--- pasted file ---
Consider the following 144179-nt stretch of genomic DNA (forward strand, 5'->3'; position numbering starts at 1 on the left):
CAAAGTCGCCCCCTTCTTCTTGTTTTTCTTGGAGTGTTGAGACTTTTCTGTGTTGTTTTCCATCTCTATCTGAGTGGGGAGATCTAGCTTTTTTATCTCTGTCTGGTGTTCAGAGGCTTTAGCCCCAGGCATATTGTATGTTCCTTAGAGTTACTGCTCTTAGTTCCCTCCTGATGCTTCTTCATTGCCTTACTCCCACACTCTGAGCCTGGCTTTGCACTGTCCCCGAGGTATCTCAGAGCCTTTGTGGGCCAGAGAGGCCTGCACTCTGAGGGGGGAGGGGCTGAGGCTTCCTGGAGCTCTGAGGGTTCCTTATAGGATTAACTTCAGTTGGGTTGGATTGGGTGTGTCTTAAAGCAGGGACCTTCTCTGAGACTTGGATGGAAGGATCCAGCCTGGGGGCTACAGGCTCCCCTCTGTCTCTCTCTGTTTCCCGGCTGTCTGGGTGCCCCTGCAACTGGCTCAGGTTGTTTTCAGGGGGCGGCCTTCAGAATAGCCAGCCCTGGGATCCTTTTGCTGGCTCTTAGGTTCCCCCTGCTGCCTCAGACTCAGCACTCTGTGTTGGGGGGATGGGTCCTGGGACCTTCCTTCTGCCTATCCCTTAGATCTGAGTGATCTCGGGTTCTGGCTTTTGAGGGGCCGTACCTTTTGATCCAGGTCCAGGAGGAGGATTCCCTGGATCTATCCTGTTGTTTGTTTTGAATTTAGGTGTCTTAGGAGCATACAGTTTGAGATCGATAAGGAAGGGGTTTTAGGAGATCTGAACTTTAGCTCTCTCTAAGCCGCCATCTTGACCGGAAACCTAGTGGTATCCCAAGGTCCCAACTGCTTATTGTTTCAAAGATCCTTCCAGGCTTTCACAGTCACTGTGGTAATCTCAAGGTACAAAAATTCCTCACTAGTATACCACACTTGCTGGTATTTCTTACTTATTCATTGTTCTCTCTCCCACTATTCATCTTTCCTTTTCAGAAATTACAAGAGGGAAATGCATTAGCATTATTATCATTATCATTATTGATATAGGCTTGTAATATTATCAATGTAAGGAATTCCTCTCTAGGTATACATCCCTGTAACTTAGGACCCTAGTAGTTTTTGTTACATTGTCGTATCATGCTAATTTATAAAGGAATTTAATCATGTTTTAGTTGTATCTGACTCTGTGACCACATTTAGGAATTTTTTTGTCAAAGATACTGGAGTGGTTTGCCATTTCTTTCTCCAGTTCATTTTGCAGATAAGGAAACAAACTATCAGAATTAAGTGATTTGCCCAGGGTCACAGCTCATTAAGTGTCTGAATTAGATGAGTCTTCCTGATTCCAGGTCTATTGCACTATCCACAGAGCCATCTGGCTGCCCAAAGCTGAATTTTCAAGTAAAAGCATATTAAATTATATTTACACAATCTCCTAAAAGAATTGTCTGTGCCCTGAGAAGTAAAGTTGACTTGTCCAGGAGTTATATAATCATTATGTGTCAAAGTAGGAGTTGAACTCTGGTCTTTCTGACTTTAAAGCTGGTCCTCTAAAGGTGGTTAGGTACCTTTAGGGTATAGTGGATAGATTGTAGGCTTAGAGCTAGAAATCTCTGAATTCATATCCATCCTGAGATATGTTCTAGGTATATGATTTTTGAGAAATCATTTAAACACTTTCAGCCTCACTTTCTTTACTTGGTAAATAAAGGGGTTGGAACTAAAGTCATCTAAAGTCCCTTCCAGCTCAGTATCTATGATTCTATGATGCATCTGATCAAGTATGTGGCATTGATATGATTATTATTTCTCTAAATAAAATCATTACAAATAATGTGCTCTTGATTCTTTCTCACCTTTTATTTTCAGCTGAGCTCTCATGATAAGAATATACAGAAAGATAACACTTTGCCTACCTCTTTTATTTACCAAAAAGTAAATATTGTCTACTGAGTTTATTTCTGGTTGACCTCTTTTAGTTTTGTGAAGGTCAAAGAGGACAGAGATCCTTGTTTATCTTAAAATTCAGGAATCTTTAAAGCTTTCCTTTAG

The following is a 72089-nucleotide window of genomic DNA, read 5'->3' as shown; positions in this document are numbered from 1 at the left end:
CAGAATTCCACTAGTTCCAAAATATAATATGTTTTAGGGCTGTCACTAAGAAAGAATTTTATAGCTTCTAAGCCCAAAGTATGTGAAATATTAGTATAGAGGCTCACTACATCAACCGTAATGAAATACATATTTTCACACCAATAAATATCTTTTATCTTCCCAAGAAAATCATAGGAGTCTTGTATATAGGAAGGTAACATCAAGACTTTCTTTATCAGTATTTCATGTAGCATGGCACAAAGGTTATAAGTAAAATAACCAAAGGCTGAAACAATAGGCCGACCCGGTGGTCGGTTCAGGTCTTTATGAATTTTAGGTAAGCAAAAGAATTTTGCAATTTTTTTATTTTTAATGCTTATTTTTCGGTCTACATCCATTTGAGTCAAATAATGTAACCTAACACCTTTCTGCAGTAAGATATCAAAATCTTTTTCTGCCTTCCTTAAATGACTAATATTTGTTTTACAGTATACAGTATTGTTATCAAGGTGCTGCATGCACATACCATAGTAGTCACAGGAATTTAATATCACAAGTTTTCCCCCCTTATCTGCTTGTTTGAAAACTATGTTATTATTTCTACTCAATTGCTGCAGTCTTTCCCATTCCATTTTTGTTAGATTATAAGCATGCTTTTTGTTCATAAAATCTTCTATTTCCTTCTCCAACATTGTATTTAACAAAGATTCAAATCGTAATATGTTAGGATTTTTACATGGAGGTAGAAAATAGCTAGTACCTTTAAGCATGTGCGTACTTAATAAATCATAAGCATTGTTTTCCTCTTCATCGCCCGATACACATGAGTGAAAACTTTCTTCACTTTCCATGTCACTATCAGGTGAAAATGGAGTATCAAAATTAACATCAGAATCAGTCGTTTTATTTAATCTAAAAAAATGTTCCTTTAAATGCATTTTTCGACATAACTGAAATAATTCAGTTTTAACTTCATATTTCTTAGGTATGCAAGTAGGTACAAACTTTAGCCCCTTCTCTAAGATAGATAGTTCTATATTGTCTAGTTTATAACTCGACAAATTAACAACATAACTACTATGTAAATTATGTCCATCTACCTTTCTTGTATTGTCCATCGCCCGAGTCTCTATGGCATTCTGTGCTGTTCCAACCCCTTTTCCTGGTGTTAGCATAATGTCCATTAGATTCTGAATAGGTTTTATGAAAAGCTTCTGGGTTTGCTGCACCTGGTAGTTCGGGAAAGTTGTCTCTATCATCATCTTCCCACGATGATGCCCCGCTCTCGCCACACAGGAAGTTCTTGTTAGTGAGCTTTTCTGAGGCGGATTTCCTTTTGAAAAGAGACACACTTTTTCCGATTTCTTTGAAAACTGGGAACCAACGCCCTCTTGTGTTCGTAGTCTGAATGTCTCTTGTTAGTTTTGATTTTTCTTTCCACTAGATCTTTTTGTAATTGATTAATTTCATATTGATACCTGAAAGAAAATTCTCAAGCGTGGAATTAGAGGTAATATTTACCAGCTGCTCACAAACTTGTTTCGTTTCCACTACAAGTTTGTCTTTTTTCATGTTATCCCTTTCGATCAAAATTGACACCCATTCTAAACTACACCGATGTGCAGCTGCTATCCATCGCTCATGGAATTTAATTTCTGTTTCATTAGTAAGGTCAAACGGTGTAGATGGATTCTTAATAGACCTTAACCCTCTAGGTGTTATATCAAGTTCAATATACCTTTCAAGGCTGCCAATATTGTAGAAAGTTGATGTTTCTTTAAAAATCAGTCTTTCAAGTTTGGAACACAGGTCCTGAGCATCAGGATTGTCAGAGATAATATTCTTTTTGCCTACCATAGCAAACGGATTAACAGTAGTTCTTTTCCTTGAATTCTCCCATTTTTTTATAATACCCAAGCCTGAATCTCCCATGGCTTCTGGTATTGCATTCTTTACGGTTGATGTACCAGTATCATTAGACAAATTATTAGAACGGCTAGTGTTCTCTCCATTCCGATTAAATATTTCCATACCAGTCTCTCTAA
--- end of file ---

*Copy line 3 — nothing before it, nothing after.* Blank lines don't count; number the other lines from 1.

The following is a 72089-nucleotide window of genomic DNA, read 5'->3' as shown; positions in this document are numbered from 1 at the left end: